Six Nations chiefs admit the competition could go behind a paywall from 2022 but insist the tendering process is still at an early stage.

A report states that Sky Sports are favourites to secure the next broadcasting rights package in the UK in a deal worth in the region of £300million (€344 million).

BBC and ITV are contracted to share all games until the end of the 2021 Six Nations but rules prevent them from making another joint bid.

It raises the prospect of the hugely-popular tournament no longer being free-to-air, but event organisers insists no decision has been made.

"Six Nations are in the process of seeking bids for various sets of media rights but these are not due for some time," a statement read.

"All of this is highly premature and speculative as no proposals have yet been received by any interested party.

"We would not rule anything out at this stage and the unions will collectively review and make a decision based on the nature of the offers received." 

Virgin Media currently hold the rights to the tournament in Ireland, up to and including the 2021 edition.

The process for the next Irish rights agreement has also not reached bidding stage. 

Irish law currently mandates only that deferred coverage/highlights of the Six Nations matches be available free to air. Events that are protected for live coverage include the All-Ireland hurling and football finals, the Republic of Ireland's Euro and World Cup qualifiers and tournament games, and the Aga Khan Trophy.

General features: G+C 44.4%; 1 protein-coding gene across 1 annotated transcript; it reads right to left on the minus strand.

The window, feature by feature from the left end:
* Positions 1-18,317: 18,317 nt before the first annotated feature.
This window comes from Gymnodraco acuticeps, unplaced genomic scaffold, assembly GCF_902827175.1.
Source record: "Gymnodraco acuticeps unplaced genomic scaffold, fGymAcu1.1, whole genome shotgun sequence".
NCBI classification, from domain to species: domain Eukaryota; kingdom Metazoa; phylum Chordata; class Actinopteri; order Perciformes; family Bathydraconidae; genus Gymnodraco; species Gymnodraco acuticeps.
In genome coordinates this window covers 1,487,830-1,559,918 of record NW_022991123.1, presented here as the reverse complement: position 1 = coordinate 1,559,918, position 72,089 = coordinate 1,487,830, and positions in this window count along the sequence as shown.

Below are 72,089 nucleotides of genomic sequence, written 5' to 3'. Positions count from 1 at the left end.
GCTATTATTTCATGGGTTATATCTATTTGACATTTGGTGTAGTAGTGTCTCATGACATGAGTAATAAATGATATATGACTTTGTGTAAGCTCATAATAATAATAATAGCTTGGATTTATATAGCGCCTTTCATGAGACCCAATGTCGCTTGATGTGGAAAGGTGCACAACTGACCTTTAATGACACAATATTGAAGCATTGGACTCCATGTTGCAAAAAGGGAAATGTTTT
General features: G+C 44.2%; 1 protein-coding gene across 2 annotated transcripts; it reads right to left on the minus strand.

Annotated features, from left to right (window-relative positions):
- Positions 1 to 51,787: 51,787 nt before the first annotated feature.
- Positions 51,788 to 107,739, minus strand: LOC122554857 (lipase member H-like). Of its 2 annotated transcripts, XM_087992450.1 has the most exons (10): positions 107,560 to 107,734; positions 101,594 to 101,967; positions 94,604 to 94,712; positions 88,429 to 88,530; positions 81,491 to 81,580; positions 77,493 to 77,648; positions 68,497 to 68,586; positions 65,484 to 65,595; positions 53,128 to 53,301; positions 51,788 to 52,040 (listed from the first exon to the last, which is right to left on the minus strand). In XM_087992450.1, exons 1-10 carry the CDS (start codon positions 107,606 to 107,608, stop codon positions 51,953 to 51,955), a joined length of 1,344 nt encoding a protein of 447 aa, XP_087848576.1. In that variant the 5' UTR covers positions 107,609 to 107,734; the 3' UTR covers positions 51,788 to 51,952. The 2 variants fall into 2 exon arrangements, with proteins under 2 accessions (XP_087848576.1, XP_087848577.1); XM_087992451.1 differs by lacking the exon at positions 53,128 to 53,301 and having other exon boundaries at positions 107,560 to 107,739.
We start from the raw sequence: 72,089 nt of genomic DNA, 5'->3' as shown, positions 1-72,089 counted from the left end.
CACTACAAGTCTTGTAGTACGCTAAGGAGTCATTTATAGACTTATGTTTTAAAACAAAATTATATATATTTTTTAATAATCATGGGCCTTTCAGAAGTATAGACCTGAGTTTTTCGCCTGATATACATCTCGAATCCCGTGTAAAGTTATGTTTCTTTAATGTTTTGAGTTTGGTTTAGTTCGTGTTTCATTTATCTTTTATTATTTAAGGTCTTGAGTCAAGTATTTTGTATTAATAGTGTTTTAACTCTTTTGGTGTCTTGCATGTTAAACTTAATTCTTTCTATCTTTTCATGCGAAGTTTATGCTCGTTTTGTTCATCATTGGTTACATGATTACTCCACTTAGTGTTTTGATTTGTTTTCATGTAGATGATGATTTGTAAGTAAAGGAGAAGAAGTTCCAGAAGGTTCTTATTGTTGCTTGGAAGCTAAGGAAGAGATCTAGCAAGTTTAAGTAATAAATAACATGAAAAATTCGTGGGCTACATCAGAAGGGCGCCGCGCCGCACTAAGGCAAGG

Six Nations chiefs' refusal to rule out the possibility of pay per view has resulted in a motion being tabled to the UK Parliament demanding that it remain free to air.

Kevin Brennan, MP for Cardiff West, has submitted the proposal that has also been signed by a further 11 Welsh MPs.

Brennan is proposing that the competition be "put in the government's 'Category A' of sporting events", thereby ensuring it will be shown live on free-to-air platforms. It is currently 'Category B'.

The motion also recognises the terrestrial viewing figures generated by "one of the oldest and most historic sports tournaments in the world" and the role it plays in inspiring children to play the game.